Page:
Theoretical and Applied Climatology

, Volume 103, Issue 1–2, pp 119–131

Coherent structures and flux contribution over an inhomogeneously irrigated cotton field

  • Yu Zhang
  • Heping Liu
  • Thomas Foken
  • Quinton L. Williams
  • Matthias Mauder
  • Christoph Thomas
Original Paper

DOI: 10.1007/s00704-010-0287-6

Cite this article as:
Zhang, Y., Liu, H., Foken, T. et al. Theor Appl Climatol (2011) 103: 119. doi:10.1007/s00704-010-0287-6

Abstract

The turbulence data measured at two levels (i.e., 8.7 and 2.7 m) in the Energy Balance Experiment (EBEX), which was conducted in San Joaquin Valley in California during the period from July 20 to August 24, 2000, are used to study the characteristics of coherent structures over an irrigated cotton field. Patch-to-patch irrigation in the field generated the dry-to-wet horizontal advection and the oasis effects, leading to the development of a stably internal boundary layer (SIBL) in the late mornings or the early afternoons. The SIBL persisted in the rest of the afternoons. Under this circumstance, a near-neutral atmospheric surface layer (ASL) developed during the period with a stratification transition from the unstable to stable conditions during the daytime. Therefore, EBEX provides us with unique datasets to investigate the features of coherent structures that were generated over the patches upstream and passed by our site in the unstable ASL, the near-neutral ASL, and the SIBL. We use an objective detection technique and the conditional average method that is developed based on the wavelet analysis. Our data reveal some consistencies and inconsistencies in the characteristics of coherent structures as compared with previous studies. Ramp-like structures and sweep–ejection cycles under the daytime SIBL have similar patterns to those under the nocturnal stable ASL. However, some features (i.e., intermittence) are different from those under the nocturnal stable ASL. Under the three stratifications, thermal and mechanical factors in the ASL perform differently in affecting the ramp intensity for different quantities (i.e., velocity components, temperature, and specific humidity), leading to coherent structures that modulate turbulence flow and alter turbulent transfer differently. It is also found that coherent structures contribute about 10–20% to the total fluxes in our case with different flux contributions under three stratifications and with higher transporting efficiency in sensible heat flux than latent heat and momentum fluxes.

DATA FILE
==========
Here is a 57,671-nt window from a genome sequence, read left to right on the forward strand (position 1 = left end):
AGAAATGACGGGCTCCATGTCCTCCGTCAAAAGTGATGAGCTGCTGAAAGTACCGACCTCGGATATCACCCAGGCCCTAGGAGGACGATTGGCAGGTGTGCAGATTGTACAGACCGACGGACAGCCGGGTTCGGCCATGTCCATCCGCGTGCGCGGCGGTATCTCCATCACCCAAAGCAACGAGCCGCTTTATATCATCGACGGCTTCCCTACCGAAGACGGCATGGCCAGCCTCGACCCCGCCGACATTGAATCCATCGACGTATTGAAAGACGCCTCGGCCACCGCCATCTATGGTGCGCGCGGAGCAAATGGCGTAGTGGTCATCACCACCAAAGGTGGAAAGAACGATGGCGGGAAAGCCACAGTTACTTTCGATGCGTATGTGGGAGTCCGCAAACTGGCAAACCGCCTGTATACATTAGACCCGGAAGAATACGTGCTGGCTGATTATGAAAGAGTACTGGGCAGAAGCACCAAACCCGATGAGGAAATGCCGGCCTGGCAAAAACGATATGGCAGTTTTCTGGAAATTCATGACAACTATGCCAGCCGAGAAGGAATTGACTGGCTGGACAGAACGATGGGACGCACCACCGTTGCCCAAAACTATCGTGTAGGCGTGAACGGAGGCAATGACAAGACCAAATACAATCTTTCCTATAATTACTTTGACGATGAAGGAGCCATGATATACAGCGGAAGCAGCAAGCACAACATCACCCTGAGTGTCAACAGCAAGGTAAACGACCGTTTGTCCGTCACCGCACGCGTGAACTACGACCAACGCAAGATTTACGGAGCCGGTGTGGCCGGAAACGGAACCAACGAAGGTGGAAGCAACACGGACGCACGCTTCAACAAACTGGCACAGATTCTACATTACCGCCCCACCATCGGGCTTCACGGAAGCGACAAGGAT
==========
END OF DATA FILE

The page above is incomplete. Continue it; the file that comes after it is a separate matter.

Copyright information

© Springer-Verlag 2010

Authors and Affiliations

  • Yu Zhang
    • 1
  • Heping Liu
    • 1
  • Thomas Foken
    • 2
  • Quinton L. Williams
    • 1
  • Matthias Mauder
    • 3
  • Christoph Thomas
    • 4
  1. 1.Department of Physics, Atmospheric Sciences and GeoscienceJackson State UniversityJacksonUSA
  2. 2.Department of MicrometeorologyUniversity of BayreuthBayreuthGermany
  3. 3.Karlsruhe Institute of TechnologyInstitute for Meteorology and Climate Research, Atmospheric Environmental Research (IMK-IFU)Garmisch-PartenkirchenGermany
  4. 4.College of Oceanic and Atmospheric SciencesOregon State UniversityCorvallisUSA

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